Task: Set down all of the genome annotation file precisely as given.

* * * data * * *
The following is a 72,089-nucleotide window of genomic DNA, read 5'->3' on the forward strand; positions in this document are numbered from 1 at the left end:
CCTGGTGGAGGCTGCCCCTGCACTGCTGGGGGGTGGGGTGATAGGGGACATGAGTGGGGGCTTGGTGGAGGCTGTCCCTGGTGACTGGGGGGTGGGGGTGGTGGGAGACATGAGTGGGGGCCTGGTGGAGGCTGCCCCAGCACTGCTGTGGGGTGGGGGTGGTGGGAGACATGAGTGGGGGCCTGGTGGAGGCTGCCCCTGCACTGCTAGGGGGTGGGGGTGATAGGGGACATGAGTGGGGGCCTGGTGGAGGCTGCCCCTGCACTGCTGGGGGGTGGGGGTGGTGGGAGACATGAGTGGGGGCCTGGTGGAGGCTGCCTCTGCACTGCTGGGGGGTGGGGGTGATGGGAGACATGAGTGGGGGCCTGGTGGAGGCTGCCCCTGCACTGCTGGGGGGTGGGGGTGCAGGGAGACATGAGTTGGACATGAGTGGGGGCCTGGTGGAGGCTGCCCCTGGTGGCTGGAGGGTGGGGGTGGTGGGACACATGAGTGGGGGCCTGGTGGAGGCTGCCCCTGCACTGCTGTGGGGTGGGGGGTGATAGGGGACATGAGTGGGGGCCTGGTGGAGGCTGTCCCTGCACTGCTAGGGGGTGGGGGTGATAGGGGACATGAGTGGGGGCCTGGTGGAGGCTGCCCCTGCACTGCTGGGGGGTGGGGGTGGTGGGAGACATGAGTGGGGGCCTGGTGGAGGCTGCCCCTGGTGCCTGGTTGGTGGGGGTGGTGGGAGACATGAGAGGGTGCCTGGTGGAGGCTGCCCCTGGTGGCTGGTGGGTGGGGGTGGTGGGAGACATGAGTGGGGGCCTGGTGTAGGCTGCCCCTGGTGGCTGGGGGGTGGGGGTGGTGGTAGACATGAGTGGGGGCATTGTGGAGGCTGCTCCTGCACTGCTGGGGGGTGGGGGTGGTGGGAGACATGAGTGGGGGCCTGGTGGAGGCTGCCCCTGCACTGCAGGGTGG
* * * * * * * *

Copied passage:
The following is a 72,089-nucleotide window of genomic DNA, read 5'->3' on the forward strand; positions in this document are numbered from 1 at the left end:
CCTGGTGGAGGCTGCCCCTGCACTGCTGGGGGGTGGGGTGATAGGGGACATGAGTGGGGGCTTGGTGGAGGCTGTCCCTGGTGACTGGGGGGTGGGGGTGGTGGGAGACATGAGTGGGGGCCTGGTGGAGGCTGCCCCAGCACTGCTGTGGGGTGGGGGTGGTGGGAGACATGAGTGGGGGCCTGGTGGAGGCTGCCCCTGCACTGCTAGGGGGTGGGGGTGATAGGGGACATGAGTGGGGGCCTGGTGGAGGCTGCCCCTGCACTGCTGGGGGGTGGGGGTGGTGGGAGACATGAGTGGGGGCCTGGTGGAGGCTGCCTCTGCACTGCTGGGGGGTGGGGGTGATGGGAGACATGAGTGGGGGCCTGGTGGAGGCTGCCCCTGCACTGCTGGGGGGTGGGGGTGCAGGGAGACATGAGTTGGACATGAGTGGGGGCCTGGTGGAGGCTGCCCCTGGTGGCTGGAGGGTGGGGGTGGTGGGACACATGAGTGGGGGCCTGGTGGAGGCTGCCCCTGCACTGCTGTGGGGTGGGGGGTGATAGGGGACATGAGTGGGGGCCTGGTGGAGGCTGTCCCTGCACTGCTAGGGGGTGGGGGTGATAGGGGACATGAGTGGGGGCCTGGTGGAGGCTGCCCCTGCACTGCTGGGGGGTGGGGGTGGTGGGAGACATGAGTGGGGGCCTGGTGGAGGCTGCCCCTGGTGCCTGGTTGGTGGGGGTGGTGGGAGACATGAGAGGGTGCCTGGTGGAGGCTGCCCCTGGTGGCTGGTGGGTGGGGGTGGTGGGAGACATGAGTGGGGGCCTGGTGTAGGCTGCCCCTGGTGGCTGGGGGGTGGGGGTGGTGGTAGACATGAGTGGGGGCATTGTGGAGGCTGCTCCTGCACTGCTGGGGGGTGGGGGTGGTGGGAGACATGAGTGGGGGCCTGGTGGAGGCTGCCCCTGCACTGCAGGGTGG